Church Video Production for Newbies

Church Video Production for Newbies

July 13, 2015 by

I am not an expert at video production and have had no formal training whatsoever. Thus, everything that follows is completely applicable to anyone else in my situation!

Why Bother With Video?

I have learned a lot about video through trial and error, and I found some very simple and inexpensive ways to incorporate video into our ministries. We use video primarily for testimonies and weekly announcements. The benefits of using video might be obvious, but allow me to enumerate:

  1. People like to look at screens. They can either look down at their smartphones and tune out during announcements, or they can look up and pay attention to what’s being said on your screen. Give them somewhere to look, or they’ll look elsewhere.
  2. People expect video when they get together in a big group. Think of the last few times you went to a public gathering like a concert or sporting event. How many of them incorporated video in some capacity? I would be surprised at the ones that didn’t.
  3. Editing can make or break a video, especially for amateurs. Editing helps clarify the video’s message by cutting out unnecessary, awkward or distracting content. For example, someone in the congregation giving a testimony or announcement is most likely an novice public speaker, prone to nervousness and rambling (or worse). They’re likely not a polished professional speaker like your pastor. Although it’s great to hear voices other than the singers and pastors every once in a while, let’s be fair to the amateur speakers and to the audience by using video editing to communicate their message in the most effective way possible.
If you’ve thought about getting into video at your church, start filming today, even if it’s just on your smartphone.

How I Did It

So, how did I begin editing videos?

For starters, I got a MacBook. There are other laptops and tablets that can accomplish the same purpose, but a MacBook already has a built-in camera and easy-to-use video software. (They’re also not as expensive as you probably think: $800 or less will definitely do the trick. That’s $15 per week for a year of Sunday services—not a bad investment at all! Do a search for “certified refurbished Apple,” since Apple doesn’t make it easy to find deals on its site.)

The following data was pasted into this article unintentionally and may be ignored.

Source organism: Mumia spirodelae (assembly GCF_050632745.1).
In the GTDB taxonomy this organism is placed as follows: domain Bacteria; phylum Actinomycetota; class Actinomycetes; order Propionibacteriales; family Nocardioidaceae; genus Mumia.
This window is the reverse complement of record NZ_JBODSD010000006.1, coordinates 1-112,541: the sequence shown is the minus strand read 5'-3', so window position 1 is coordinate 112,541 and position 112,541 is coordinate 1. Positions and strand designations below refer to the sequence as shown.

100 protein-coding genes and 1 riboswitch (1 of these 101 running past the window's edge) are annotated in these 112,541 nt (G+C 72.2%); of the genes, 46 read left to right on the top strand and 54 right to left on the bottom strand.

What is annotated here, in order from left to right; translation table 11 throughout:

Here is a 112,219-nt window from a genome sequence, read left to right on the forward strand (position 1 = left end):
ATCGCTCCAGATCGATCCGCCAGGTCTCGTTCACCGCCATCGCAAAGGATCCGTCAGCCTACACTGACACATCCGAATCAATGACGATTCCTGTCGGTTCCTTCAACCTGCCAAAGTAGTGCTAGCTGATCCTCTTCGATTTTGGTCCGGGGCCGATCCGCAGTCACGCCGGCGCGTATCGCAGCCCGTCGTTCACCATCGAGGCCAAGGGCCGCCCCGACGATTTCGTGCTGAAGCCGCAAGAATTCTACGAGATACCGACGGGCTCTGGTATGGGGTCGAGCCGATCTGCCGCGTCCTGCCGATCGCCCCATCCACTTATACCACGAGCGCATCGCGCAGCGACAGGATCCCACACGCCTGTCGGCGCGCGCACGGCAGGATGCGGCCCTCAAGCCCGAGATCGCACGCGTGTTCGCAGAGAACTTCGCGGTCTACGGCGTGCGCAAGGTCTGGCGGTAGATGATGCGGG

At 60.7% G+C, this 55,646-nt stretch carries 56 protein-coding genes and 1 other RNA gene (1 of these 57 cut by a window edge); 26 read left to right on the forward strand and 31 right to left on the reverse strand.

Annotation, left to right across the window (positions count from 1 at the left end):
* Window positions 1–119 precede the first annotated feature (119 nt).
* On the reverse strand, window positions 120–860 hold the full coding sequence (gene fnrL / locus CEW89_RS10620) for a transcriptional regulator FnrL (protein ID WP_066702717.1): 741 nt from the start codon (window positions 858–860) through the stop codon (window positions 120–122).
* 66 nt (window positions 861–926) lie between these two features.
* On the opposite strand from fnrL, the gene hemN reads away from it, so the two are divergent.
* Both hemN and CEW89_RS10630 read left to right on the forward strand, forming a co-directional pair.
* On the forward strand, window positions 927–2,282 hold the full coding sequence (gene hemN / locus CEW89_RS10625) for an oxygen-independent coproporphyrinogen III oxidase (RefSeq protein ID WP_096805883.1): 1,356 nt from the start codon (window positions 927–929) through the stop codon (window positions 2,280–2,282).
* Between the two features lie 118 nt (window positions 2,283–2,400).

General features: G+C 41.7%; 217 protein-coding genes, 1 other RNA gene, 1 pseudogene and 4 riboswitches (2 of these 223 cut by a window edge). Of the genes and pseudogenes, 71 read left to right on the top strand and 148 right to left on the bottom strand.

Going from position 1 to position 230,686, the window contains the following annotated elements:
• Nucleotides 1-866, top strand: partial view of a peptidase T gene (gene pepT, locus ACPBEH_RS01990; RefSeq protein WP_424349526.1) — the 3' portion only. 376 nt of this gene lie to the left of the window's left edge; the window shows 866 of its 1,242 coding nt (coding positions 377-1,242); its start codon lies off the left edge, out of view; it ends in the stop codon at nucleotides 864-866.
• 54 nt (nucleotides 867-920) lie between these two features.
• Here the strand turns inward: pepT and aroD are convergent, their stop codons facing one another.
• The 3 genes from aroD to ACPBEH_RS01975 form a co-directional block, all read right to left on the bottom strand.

Next, I found good lighting. The best spot in our church turns out to be the nursery: we have south-facing windows that allow plenty of light without making you squint. I would film in the mid-morning or early afternoon, thus not having to turn on the lights. (Because if you want people feel particularly bad about their appearance, just show them a video of themselves under fluorescent lighting.)

Also, I wanted a quiet room. I turned off the blowers while I shot to eliminate background noise. Most of us never realize how much noise surrounds us until the video camera picks it up. Rooms with soft surfaces—carpeting, flannelgraphs—are helpful to avoid echoes.

I would then put the MacBook on a music stand or tall podium, facing the person to be filmed. In iMovie, I would select “Import,” then “FaceTime Camera,” then hit the big red record button. Many phones and tablets have front-facing cameras too, so this can easily be accomplished using them the same way. Recording directly into iMovie, however, is very convenient for editing.

There’s plenty of video and audio editing you can do just within iMovie, depending on what you want the final product to be. You can add titles, cut out the coughs and yawns, etc. For more serious videos, especially testimonies, I would change the video to black and white. It’s amazing how dramatic (and professional) this can appear, especially in how it can amplify the emotions of the person being filmed.

Growing By Doing

Eventually, I started using an external camera to get profile shots (very useful for keeping the audience’s attention during long testimonies), as well as a microphone to capture better sound. Now, we practically have a video studio in my office, consisting of four light stands, a green screen, a wireless microphone, a four-channel audio mixer and a camcorder. I use a MacBook Air for everything, with GarageBand to edit the audio before importing it into Final Cut Pro to mix with the video.

I rarely use iMovie or the built-in camera any more, but there’s no way I could have made it to this point without the lessons learned by starting simply. There’s so much you can learn just by doing.

If you’ve thought about getting into video at your church, start filming today, even if it’s just on your smartphone. With a relatively modest investment of time and money, you may be amazed by how far God can take the tiniest beginnings of your efforts to improve storytelling.

What simple steps have you taken to incorporate video into your church’s services? Tell your story in the comments section below.


Post By:

Marc Aune

Marc Aune has served as director of worship ministries for North Haven Church in North St. Paul, Minn., since 2004. Marc is a frequent reader, semi-regular tweet replier, and occasional commenter of this website, and he's still sad that Keith Green died way too soon.
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2 Responses to “Church Video Production for Newbies”

  • Eric Dye
    September 2, 2015


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  • Robert
    February 22, 2017

    Excellent article on church video production. I would also add that if you don’t have the space or budget for a dedicated video area, you can setup a quick green screen and use backgrounds like for quick announcement videos.

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